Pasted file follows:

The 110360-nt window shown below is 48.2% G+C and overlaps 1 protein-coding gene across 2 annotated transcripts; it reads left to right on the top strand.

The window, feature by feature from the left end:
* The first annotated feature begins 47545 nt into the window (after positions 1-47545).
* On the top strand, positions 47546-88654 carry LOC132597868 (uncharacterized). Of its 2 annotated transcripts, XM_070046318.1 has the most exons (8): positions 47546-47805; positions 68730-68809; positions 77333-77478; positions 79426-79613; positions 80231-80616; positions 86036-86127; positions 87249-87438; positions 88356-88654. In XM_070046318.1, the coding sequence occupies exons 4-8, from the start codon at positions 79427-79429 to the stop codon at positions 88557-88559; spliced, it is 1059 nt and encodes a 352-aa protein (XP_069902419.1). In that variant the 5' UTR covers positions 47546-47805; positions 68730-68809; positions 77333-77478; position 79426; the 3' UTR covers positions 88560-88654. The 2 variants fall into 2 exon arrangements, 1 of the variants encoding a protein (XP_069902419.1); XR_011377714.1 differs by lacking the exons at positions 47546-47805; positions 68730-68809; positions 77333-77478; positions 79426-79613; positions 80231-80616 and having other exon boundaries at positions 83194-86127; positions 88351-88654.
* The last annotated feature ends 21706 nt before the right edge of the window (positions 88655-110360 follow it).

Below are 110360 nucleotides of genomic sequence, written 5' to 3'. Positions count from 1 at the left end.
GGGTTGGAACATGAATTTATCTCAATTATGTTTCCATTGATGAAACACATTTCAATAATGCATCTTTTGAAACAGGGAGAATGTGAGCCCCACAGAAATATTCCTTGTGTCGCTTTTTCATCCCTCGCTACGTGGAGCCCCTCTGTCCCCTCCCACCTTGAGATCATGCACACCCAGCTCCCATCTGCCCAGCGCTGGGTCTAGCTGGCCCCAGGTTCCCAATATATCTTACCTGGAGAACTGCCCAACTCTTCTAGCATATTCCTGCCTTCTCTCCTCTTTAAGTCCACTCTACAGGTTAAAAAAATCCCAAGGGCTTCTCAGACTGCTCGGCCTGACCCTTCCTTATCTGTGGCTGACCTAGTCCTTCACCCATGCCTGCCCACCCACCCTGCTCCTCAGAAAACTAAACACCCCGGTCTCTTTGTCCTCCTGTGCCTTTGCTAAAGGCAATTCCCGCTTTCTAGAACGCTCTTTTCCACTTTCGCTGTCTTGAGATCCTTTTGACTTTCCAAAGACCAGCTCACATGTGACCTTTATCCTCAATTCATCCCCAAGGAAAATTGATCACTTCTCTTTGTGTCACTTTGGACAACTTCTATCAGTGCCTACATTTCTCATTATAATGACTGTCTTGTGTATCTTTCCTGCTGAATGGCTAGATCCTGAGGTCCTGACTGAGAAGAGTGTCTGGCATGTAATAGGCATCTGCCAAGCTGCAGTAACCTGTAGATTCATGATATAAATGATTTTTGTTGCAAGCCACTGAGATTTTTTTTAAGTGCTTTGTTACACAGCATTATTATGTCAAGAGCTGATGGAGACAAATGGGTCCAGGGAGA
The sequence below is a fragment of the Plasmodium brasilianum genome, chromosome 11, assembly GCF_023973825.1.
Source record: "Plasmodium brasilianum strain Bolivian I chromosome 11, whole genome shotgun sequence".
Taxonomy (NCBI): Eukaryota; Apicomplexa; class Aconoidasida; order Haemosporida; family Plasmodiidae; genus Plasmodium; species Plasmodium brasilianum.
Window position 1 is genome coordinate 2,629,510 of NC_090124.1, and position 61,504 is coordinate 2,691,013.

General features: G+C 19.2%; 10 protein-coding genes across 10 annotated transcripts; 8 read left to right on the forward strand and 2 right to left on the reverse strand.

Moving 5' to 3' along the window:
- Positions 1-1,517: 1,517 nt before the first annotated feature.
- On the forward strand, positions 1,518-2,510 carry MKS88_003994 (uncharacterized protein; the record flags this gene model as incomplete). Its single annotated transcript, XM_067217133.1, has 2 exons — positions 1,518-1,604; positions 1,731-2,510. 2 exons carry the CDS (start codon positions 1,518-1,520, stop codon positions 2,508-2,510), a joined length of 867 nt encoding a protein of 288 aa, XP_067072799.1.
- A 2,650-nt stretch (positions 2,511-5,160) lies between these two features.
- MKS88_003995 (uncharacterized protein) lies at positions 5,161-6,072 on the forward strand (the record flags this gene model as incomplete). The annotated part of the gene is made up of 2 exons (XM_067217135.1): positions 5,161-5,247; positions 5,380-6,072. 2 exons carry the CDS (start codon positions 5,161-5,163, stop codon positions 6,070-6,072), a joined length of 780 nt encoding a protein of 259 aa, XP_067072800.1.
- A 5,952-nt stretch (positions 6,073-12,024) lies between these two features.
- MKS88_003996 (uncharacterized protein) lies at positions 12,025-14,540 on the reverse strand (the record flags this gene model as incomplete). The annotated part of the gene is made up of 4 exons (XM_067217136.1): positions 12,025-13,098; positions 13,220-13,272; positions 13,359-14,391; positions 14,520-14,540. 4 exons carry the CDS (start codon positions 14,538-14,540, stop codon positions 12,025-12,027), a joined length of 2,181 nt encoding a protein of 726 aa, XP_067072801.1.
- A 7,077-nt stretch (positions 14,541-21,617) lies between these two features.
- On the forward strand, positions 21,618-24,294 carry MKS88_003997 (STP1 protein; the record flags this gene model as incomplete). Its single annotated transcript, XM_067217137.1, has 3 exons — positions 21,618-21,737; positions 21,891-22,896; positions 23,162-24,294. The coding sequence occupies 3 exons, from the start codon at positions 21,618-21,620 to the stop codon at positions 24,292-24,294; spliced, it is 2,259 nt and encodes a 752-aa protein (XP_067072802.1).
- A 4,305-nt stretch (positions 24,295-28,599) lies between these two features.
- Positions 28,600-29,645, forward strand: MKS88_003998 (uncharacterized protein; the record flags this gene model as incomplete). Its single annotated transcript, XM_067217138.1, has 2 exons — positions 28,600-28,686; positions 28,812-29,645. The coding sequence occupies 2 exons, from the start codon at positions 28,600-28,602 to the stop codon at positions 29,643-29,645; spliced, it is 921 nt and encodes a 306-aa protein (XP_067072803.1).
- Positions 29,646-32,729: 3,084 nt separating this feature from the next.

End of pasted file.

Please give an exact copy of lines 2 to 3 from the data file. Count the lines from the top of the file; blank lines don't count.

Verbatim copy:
The window, feature by feature from the left end:
* The first annotated feature begins 47545 nt into the window (after positions 1-47545).